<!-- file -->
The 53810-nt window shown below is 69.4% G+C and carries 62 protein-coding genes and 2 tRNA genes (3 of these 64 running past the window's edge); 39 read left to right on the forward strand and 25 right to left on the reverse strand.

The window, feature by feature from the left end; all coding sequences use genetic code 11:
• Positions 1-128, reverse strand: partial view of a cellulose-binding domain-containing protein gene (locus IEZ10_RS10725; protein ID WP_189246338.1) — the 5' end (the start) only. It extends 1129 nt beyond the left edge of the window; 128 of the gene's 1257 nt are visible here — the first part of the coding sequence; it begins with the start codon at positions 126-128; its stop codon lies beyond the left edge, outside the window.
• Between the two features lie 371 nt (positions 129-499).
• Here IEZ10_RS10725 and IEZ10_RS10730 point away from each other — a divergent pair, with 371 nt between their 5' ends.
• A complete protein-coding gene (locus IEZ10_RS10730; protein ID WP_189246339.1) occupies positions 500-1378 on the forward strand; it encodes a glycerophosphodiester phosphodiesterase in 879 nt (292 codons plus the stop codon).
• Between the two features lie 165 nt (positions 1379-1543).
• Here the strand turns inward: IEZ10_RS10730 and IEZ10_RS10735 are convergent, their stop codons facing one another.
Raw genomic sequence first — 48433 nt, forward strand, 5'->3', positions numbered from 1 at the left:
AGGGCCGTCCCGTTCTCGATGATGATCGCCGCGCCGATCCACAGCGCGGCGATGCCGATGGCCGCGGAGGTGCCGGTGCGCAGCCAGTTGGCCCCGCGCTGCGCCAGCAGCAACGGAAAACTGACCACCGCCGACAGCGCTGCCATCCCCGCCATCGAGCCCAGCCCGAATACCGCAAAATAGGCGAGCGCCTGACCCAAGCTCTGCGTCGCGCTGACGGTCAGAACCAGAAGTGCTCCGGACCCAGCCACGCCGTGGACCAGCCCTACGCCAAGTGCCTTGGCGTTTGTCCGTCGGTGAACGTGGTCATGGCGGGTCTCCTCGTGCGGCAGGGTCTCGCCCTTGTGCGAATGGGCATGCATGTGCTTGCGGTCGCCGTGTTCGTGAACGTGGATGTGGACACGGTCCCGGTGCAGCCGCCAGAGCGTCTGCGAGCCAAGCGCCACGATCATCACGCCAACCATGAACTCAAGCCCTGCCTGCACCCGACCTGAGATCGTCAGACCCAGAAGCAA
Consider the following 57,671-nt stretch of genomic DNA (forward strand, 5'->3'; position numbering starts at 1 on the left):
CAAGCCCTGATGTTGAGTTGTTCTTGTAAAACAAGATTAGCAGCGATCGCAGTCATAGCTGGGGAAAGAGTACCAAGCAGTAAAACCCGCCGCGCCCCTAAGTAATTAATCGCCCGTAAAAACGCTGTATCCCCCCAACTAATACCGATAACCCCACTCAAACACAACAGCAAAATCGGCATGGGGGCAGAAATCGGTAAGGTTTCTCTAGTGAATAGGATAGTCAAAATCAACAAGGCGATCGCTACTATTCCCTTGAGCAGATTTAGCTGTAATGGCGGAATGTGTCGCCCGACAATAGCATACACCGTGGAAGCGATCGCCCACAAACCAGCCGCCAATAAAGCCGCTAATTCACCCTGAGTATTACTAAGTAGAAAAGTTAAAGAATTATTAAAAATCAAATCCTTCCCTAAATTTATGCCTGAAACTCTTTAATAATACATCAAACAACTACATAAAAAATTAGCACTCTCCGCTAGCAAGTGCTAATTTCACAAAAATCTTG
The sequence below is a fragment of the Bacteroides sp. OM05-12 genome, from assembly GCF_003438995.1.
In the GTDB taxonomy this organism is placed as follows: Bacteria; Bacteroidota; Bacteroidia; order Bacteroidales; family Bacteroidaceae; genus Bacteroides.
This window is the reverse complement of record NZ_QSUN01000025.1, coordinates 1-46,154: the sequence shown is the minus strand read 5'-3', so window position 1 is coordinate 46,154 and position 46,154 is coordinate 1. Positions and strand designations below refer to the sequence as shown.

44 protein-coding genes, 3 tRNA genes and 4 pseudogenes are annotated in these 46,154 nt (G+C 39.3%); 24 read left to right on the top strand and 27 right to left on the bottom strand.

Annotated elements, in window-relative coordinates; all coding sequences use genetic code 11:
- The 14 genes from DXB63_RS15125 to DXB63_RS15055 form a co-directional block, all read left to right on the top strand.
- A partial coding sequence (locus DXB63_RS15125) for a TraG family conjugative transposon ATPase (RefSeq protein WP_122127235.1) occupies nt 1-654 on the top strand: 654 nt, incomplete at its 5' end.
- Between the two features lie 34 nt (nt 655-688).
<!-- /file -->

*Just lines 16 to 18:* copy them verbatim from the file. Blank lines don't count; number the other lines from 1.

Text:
44 protein-coding genes, 3 tRNA genes and 4 pseudogenes are annotated in these 46,154 nt (G+C 39.3%); 24 read left to right on the top strand and 27 right to left on the bottom strand.

Annotated elements, in window-relative coordinates; all coding sequences use genetic code 11:
- The 14 genes from DXB63_RS15125 to DXB63_RS15055 form a co-directional block, all read left to right on the top strand.